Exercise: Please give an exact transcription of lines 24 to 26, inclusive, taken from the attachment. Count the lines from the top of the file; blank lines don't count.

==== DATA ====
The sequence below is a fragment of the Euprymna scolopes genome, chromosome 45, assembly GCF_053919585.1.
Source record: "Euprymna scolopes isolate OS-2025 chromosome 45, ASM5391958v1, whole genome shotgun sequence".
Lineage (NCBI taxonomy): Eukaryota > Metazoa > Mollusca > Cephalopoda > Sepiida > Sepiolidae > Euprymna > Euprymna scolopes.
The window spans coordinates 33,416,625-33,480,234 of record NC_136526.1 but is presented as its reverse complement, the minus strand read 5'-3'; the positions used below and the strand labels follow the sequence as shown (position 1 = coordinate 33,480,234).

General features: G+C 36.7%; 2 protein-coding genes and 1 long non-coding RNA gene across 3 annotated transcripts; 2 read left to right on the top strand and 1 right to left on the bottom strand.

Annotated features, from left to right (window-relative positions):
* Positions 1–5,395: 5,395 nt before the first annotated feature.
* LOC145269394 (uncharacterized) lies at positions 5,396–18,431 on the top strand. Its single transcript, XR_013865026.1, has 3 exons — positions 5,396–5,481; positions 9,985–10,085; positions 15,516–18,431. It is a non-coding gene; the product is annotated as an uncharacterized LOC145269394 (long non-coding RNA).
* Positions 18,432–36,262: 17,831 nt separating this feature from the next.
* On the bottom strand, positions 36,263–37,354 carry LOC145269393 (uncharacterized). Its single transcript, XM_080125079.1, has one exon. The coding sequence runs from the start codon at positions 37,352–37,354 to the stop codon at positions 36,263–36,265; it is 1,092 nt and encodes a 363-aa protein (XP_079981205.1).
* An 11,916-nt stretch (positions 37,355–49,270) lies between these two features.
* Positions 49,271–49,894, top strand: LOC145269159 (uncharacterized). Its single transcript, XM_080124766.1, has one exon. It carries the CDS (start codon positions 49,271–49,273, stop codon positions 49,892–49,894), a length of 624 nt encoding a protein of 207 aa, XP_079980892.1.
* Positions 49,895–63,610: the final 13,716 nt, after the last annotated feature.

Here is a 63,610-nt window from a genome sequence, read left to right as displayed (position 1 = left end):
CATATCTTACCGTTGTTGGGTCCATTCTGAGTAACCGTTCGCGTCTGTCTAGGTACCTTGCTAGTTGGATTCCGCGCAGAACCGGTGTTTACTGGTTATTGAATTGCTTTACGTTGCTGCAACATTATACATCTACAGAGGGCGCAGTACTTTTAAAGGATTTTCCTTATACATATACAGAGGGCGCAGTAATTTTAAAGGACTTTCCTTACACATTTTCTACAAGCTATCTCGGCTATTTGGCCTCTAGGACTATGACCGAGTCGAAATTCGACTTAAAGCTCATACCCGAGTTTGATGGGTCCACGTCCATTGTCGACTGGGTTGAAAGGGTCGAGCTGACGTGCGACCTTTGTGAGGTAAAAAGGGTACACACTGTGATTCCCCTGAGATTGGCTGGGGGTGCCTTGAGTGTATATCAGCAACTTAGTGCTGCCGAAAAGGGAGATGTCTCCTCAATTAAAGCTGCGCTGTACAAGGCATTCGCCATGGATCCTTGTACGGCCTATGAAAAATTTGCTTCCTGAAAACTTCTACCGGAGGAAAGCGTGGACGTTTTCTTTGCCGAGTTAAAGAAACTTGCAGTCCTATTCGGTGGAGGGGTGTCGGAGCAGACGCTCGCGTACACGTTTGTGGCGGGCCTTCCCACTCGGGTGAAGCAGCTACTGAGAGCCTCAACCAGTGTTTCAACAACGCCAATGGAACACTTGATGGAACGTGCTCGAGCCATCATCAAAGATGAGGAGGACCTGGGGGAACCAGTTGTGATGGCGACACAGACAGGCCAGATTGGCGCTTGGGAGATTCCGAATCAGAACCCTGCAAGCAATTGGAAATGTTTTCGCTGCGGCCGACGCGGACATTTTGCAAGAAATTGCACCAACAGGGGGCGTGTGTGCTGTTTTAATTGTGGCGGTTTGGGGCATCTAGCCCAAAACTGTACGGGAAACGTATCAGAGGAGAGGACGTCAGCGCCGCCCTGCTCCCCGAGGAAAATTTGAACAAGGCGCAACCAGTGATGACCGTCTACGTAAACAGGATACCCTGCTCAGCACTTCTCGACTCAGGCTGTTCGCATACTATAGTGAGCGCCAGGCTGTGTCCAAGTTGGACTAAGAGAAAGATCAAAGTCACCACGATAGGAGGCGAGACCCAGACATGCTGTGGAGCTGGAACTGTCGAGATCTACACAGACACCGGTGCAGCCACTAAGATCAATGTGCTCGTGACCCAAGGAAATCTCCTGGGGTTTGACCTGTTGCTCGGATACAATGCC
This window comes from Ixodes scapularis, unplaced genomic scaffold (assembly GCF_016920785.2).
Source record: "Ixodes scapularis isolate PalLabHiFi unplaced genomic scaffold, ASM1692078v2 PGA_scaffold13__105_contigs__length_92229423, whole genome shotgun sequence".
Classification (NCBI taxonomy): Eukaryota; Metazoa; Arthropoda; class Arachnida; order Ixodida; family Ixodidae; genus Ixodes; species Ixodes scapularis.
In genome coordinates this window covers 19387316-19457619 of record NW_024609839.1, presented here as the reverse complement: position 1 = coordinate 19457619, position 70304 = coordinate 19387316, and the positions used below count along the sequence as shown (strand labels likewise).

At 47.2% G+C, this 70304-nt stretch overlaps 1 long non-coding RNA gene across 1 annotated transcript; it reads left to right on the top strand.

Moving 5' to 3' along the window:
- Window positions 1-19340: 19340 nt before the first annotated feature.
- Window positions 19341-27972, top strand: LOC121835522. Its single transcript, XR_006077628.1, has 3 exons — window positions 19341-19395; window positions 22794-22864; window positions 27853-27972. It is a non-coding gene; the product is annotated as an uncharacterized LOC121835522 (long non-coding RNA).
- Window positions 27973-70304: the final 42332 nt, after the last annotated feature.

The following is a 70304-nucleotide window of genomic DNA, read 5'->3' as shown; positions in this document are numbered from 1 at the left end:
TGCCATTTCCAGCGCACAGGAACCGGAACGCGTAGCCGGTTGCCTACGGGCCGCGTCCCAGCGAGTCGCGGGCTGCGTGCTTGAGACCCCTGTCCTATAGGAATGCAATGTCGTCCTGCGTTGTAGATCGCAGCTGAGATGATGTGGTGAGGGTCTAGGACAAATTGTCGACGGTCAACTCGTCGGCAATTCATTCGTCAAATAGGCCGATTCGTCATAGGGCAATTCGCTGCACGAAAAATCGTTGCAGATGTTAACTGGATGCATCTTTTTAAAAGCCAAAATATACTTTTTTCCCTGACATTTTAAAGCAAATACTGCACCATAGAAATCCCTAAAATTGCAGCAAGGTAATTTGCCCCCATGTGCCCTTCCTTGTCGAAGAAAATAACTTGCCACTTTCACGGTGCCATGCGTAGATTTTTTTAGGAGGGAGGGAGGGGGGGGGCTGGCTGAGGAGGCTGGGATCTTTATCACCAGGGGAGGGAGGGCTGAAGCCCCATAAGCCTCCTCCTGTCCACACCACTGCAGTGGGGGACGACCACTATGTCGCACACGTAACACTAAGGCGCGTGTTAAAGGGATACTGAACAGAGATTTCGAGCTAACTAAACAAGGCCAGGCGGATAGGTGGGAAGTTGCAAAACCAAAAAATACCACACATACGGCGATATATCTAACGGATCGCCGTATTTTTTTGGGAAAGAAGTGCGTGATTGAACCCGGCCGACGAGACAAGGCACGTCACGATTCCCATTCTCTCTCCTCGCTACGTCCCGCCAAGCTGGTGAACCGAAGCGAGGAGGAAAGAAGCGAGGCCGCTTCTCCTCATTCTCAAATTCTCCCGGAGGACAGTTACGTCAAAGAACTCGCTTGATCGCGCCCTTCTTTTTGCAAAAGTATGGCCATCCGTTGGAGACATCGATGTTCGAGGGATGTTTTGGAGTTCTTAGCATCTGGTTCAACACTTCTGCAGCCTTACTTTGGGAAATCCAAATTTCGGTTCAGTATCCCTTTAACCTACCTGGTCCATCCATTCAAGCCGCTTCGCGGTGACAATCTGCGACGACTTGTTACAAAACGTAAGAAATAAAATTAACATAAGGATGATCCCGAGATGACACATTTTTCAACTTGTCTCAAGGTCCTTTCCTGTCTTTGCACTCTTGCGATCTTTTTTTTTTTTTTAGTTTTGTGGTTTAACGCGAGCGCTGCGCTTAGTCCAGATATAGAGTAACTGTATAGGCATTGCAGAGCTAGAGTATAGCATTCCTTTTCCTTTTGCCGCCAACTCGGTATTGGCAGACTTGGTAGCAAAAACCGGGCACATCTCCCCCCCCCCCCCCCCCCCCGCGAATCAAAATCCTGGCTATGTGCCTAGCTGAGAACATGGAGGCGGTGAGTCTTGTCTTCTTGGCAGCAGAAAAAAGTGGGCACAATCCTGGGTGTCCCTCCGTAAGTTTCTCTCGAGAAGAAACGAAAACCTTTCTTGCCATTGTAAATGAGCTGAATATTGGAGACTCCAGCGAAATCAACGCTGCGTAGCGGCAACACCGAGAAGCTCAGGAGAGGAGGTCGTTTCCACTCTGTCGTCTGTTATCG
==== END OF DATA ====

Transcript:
- Window positions 27973-70304: the final 42332 nt, after the last annotated feature.

The following is a 70304-nucleotide window of genomic DNA, read 5'->3' as shown; positions in this document are numbered from 1 at the left end:
TGCCATTTCCAGCGCACAGGAACCGGAACGCGTAGCCGGTTGCCTACGGGCCGCGTCCCAGCGAGTCGCGGGCTGCGTGCTTGAGACCCCTGTCCTATAGGAATGCAATGTCGTCCTGCGTTGTAGATCGCAGCTGAGATGATGTGGTGAGGGTCTAGGACAAATTGTCGACGGTCAACTCGTCGGCAATTCATTCGTCAAATAGGCCGATTCGTCATAGGGCAATTCGCTGCACGAAAAATCGTTGCAGATGTTAACTGGATGCATCTTTTTAAAAGCCAAAATATACTTTTTTCCCTGACATTTTAAAGCAAATACTGCACCATAGAAATCCCTAAAATTGCAGCAAGGTAATTTGCCCCCATGTGCCCTTCCTTGTCGAAGAAAATAACTTGCCACTTTCACGGTGCCATGCGTAGATTTTTTTAGGAGGGAGGGAGGGGGGGGGCTGGCTGAGGAGGCTGGGATCTTTATCACCAGGGGAGGGAGGGCTGAAGCCCCATAAGCCTCCTCCTGTCCACACCACTGCAGTGGGGGACGACCACTATGTCGCACACGTAACACTAAGGCGCGTGTTAAAGGGATACTGAACAGAGATTTCGAGCTAACTAAACAAGGCCAGGCGGATAGGTGGGAAGTTGCAAAACCAAAAAATACCACACATACGGCGATATATCTAACGGATCGCCGTATTTTTTTGGGAAAGAAGTGCGTGATTGAACCCGGCCGACGAGACAAGGCACGTCACGATTCCCATTCTCTCTCCTCGCTACGTCCCGCCAAGCTGGTGAACCGAAGCGAGGAGGAAAGAAGCGAGGCCGCTTCTCCTCATTCTCAAATTCTCCCGGAGGACAGTTACGTCAAAGAACTCGCTTGATCGCGCCCTTCTTTTTGCAAAAGTATGGCCATCCGTTGGAGACATCGATGTTCGAGGGATGTTTTGGAGTTCTTAGCATCTGGTTCAACACTTCTGCAGCCTTACTTTGGGAAATCCAAATTTCGGTTCAGTATCCCTTTAACCTACCTGGTCCATCCATTCAAGCCGCTTCGCGGTGACAATCTGCGACGACTTGTTACAAAACGTAAGAAATAAAATTAACATAAGGATGATCCCGAGATGACACATTTTTCAACTTGTCTCAAGGTCCTTTCCTGTCTTTGCACTCTTGCGATCTTTTTTTTTTTTTTAGTTTTGTGGTTTAACGCGAGCGCTGCGCTTAGTCCAGATATAGAGTAACTGTATAGGCATTGCAGAGCTAGAGTATAGCATTCCTTTTCCTTTTGCCGCCAACTCGGTATTGGCAGACTTGGTAGCAAAAACCGGGCACATCTCCCCCCCCCCCCCCCCCCCCGCGAATCAAAATCCTGGCTATGTGCCTAGCTGAGAACATGGAGGCGGTGAGTCTTGTCTTCTTGGCAGCAGAAAAAAGTGGGCACAATCCTGGGTGTCCCTCCGTAAGTTTCTCTCGAGAAGAAACGAAAACCTTTCTTGCCATTGTAAATGAGCTGAATATTGGAGACTCCAGCGAAATCAACGCTGCGTAGCGGCAACACCGAGAAGCTCAGGAGAGGAGGTCGTTTCCACTCTGTCGTCTGTTATCG